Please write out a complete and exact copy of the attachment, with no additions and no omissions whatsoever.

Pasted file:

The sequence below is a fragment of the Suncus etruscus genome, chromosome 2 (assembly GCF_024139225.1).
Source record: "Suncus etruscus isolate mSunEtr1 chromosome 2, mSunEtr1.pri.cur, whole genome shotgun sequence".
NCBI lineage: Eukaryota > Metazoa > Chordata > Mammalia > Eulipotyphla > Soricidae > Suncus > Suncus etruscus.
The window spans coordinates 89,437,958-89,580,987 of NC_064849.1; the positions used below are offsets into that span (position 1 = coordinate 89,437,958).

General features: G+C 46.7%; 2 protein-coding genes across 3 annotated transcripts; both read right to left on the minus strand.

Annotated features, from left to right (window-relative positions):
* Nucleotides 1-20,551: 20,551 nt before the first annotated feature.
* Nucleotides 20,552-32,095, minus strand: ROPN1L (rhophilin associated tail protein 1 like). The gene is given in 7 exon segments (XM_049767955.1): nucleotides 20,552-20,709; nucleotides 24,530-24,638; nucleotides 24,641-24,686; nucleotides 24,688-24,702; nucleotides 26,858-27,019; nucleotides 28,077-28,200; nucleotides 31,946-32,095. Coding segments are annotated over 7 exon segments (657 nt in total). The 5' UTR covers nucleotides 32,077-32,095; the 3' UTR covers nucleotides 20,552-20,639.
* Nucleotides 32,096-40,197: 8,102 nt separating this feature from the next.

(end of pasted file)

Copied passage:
The sequence below is a fragment of the Suncus etruscus genome, chromosome 2 (assembly GCF_024139225.1).
Source record: "Suncus etruscus isolate mSunEtr1 chromosome 2, mSunEtr1.pri.cur, whole genome shotgun sequence".
NCBI lineage: Eukaryota > Metazoa > Chordata > Mammalia > Eulipotyphla > Soricidae > Suncus > Suncus etruscus.
The window spans coordinates 89,437,958-89,580,987 of NC_064849.1; the positions used below are offsets into that span (position 1 = coordinate 89,437,958).

General features: G+C 46.7%; 2 protein-coding genes across 3 annotated transcripts; both read right to left on the minus strand.

Annotated features, from left to right (window-relative positions):
* Nucleotides 1-20,551: 20,551 nt before the first annotated feature.
* Nucleotides 20,552-32,095, minus strand: ROPN1L (rhophilin associated tail protein 1 like). The gene is given in 7 exon segments (XM_049767955.1): nucleotides 20,552-20,709; nucleotides 24,530-24,638; nucleotides 24,641-24,686; nucleotides 24,688-24,702; nucleotides 26,858-27,019; nucleotides 28,077-28,200; nucleotides 31,946-32,095. Coding segments are annotated over 7 exon segments (657 nt in total). The 5' UTR covers nucleotides 32,077-32,095; the 3' UTR covers nucleotides 20,552-20,639.
* Nucleotides 32,096-40,197: 8,102 nt separating this feature from the next.